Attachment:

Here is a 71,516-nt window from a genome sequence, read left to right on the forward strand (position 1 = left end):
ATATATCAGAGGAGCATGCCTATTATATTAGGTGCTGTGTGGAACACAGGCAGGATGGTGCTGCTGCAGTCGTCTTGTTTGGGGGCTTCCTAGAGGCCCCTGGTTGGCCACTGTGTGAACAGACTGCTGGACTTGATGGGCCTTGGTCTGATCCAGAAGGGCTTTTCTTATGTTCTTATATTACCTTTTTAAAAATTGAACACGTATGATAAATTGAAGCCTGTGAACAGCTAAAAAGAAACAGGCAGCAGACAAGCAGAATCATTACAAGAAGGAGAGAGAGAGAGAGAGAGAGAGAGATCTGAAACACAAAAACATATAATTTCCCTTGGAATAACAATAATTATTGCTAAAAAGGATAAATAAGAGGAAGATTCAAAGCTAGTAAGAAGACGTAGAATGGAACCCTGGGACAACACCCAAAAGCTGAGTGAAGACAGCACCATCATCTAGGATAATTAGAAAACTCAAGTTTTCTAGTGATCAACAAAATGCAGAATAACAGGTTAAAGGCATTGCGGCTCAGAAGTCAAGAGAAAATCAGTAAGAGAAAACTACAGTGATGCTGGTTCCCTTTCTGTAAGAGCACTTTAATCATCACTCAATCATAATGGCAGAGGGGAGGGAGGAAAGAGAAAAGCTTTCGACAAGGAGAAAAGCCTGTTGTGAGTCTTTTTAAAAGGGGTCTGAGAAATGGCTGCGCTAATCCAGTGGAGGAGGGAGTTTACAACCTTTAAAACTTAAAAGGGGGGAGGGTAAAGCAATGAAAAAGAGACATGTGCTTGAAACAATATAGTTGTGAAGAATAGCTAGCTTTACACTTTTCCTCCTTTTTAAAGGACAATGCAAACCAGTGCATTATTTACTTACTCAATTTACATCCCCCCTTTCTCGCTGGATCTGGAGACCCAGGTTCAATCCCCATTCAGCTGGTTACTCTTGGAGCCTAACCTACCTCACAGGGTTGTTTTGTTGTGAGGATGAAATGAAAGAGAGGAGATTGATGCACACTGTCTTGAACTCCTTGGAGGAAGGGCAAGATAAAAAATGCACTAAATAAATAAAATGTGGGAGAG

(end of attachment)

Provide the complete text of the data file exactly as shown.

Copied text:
Here is a 71,516-nt window from a genome sequence, read left to right on the forward strand (position 1 = left end):
ATATATCAGAGGAGCATGCCTATTATATTAGGTGCTGTGTGGAACACAGGCAGGATGGTGCTGCTGCAGTCGTCTTGTTTGGGGGCTTCCTAGAGGCCCCTGGTTGGCCACTGTGTGAACAGACTGCTGGACTTGATGGGCCTTGGTCTGATCCAGAAGGGCTTTTCTTATGTTCTTATATTACCTTTTTAAAAATTGAACACGTATGATAAATTGAAGCCTGTGAACAGCTAAAAAGAAACAGGCAGCAGACAAGCAGAATCATTACAAGAAGGAGAGAGAGAGAGAGAGAGAGAGAGATCTGAAACACAAAAACATATAATTTCCCTTGGAATAACAATAATTATTGCTAAAAAGGATAAATAAGAGGAAGATTCAAAGCTAGTAAGAAGACGTAGAATGGAACCCTGGGACAACACCCAAAAGCTGAGTGAAGACAGCACCATCATCTAGGATAATTAGAAAACTCAAGTTTTCTAGTGATCAACAAAATGCAGAATAACAGGTTAAAGGCATTGCGGCTCAGAAGTCAAGAGAAAATCAGTAAGAGAAAACTACAGTGATGCTGGTTCCCTTTCTGTAAGAGCACTTTAATCATCACTCAATCATAATGGCAGAGGGGAGGGAGGAAAGAGAAAAGCTTTCGACAAGGAGAAAAGCCTGTTGTGAGTCTTTTTAAAAGGGGTCTGAGAAATGGCTGCGCTAATCCAGTGGAGGAGGGAGTTTACAACCTTTAAAACTTAAAAGGGGGGAGGGTAAAGCAATGAAAAAGAGACATGTGCTTGAAACAATATAGTTGTGAAGAATAGCTAGCTTTACACTTTTCCTCCTTTTTAAAGGACAATGCAAACCAGTGCATTATTTACTTACTCAATTTACATCCCCCCTTTCTCGCTGGATCTGGAGACCCAGGTTCAATCCCCATTCAGCTGGTTACTCTTGGAGCCTAACCTACCTCACAGGGTTGTTTTGTTGTGAGGATGAAATGAAAGAGAGGAGATTGATGCACACTGTCTTGAACTCCTTGGAGGAAGGGCAAGATAAAAAATGCACTAAATAAATAAAATGTGGGAGAG